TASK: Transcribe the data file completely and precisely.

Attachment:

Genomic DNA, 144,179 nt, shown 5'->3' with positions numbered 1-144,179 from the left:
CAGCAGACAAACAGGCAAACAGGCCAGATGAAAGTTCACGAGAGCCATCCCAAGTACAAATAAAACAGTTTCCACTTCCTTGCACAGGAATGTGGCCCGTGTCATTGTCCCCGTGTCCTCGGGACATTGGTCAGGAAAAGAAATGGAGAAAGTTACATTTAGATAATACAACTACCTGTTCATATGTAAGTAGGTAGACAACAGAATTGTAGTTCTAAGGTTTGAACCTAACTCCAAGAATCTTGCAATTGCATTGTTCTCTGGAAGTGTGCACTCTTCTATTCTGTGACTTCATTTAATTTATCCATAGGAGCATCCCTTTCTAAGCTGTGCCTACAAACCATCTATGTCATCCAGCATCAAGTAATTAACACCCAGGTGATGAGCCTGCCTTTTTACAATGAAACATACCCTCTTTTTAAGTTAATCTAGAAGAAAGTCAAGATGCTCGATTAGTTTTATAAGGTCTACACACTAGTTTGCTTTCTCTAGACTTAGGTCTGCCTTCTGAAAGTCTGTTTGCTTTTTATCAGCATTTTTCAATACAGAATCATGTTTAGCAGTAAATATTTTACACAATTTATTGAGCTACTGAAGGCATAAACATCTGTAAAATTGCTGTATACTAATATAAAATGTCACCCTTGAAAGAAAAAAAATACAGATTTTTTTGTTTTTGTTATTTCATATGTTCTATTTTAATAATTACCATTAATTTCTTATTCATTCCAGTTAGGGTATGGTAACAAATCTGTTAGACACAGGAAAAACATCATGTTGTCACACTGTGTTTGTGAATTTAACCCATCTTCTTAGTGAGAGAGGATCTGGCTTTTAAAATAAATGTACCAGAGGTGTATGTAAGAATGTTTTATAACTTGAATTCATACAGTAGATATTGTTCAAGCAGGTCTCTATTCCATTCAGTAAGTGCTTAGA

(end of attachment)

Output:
Genomic DNA, 144,179 nt, shown 5'->3' with positions numbered 1-144,179 from the left:
CAGCAGACAAACAGGCAAACAGGCCAGATGAAAGTTCACGAGAGCCATCCCAAGTACAAATAAAACAGTTTCCACTTCCTTGCACAGGAATGTGGCCCGTGTCATTGTCCCCGTGTCCTCGGGACATTGGTCAGGAAAAGAAATGGAGAAAGTTACATTTAGATAATACAACTACCTGTTCATATGTAAGTAGGTAGACAACAGAATTGTAGTTCTAAGGTTTGAACCTAACTCCAAGAATCTTGCAATTGCATTGTTCTCTGGAAGTGTGCACTCTTCTATTCTGTGACTTCATTTAATTTATCCATAGGAGCATCCCTTTCTAAGCTGTGCCTACAAACCATCTATGTCATCCAGCATCAAGTAATTAACACCCAGGTGATGAGCCTGCCTTTTTACAATGAAACATACCCTCTTTTTAAGTTAATCTAGAAGAAAGTCAAGATGCTCGATTAGTTTTATAAGGTCTACACACTAGTTTGCTTTCTCTAGACTTAGGTCTGCCTTCTGAAAGTCTGTTTGCTTTTTATCAGCATTTTTCAATACAGAATCATGTTTAGCAGTAAATATTTTACACAATTTATTGAGCTACTGAAGGCATAAACATCTGTAAAATTGCTGTATACTAATATAAAATGTCACCCTTGAAAGAAAAAAAATACAGATTTTTTTGTTTTTGTTATTTCATATGTTCTATTTTAATAATTACCATTAATTTCTTATTCATTCCAGTTAGGGTATGGTAACAAATCTGTTAGACACAGGAAAAACATCATGTTGTCACACTGTGTTTGTGAATTTAACCCATCTTCTTAGTGAGAGAGGATCTGGCTTTTAAAATAAATGTACCAGAGGTGTATGTAAGAATGTTTTATAACTTGAATTCATACAGTAGATATTGTTCAAGCAGGTCTCTATTCCATTCAGTAAGTGCTTAGA